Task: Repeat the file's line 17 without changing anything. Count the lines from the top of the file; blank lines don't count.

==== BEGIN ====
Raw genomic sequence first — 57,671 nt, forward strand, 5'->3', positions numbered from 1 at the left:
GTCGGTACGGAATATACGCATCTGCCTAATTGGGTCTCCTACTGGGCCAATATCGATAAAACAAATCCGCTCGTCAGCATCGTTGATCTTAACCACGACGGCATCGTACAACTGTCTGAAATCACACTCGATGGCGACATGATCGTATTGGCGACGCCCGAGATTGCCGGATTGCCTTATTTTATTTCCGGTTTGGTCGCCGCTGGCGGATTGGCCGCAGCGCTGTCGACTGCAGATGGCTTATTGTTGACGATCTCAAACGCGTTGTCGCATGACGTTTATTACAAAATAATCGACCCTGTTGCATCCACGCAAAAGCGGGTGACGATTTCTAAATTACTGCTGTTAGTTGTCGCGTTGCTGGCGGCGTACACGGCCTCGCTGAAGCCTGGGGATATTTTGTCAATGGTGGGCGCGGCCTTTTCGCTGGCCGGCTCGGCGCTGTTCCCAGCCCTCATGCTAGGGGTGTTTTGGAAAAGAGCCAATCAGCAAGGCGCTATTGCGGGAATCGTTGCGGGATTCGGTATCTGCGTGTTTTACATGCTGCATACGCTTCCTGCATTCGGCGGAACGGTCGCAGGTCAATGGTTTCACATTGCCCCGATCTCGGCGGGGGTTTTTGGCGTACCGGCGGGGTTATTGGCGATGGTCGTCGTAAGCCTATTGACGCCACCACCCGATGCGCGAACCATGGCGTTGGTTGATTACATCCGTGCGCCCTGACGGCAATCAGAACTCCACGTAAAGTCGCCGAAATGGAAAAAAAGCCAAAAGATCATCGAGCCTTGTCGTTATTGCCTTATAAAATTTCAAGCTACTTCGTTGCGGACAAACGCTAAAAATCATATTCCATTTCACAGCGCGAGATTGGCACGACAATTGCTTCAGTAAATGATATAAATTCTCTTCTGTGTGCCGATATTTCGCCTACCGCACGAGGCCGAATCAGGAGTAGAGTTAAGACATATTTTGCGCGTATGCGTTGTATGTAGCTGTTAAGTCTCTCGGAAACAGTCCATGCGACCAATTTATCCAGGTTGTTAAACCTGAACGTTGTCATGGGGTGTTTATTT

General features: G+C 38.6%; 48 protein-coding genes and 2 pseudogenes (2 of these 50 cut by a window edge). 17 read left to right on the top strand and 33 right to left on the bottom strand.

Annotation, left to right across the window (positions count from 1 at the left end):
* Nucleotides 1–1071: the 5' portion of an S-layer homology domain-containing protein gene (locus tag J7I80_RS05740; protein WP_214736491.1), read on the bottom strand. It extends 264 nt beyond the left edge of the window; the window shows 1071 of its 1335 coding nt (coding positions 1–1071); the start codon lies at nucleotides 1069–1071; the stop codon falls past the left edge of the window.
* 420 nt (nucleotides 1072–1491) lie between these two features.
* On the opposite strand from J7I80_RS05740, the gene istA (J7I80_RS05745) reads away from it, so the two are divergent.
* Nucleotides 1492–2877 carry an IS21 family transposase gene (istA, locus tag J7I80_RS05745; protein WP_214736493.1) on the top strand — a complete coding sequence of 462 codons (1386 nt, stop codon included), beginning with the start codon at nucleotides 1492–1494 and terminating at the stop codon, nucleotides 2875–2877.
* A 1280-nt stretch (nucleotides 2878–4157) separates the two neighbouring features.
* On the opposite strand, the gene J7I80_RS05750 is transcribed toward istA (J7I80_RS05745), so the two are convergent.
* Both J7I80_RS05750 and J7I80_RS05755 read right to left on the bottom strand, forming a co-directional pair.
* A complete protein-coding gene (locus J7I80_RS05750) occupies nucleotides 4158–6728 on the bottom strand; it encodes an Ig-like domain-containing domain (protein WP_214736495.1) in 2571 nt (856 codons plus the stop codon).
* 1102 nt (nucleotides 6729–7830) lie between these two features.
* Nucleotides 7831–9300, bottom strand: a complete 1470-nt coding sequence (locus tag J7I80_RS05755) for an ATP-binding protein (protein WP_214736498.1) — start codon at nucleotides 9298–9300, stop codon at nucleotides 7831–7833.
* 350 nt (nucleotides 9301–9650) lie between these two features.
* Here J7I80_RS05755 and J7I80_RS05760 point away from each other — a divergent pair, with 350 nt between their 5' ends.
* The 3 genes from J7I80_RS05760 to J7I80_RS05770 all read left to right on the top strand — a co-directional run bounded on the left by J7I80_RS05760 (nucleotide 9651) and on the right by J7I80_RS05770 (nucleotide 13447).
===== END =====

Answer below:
* The 3 genes from J7I80_RS05760 to J7I80_RS05770 all read left to right on the top strand — a co-directional run bounded on the left by J7I80_RS05760 (nucleotide 9651) and on the right by J7I80_RS05770 (nucleotide 13447).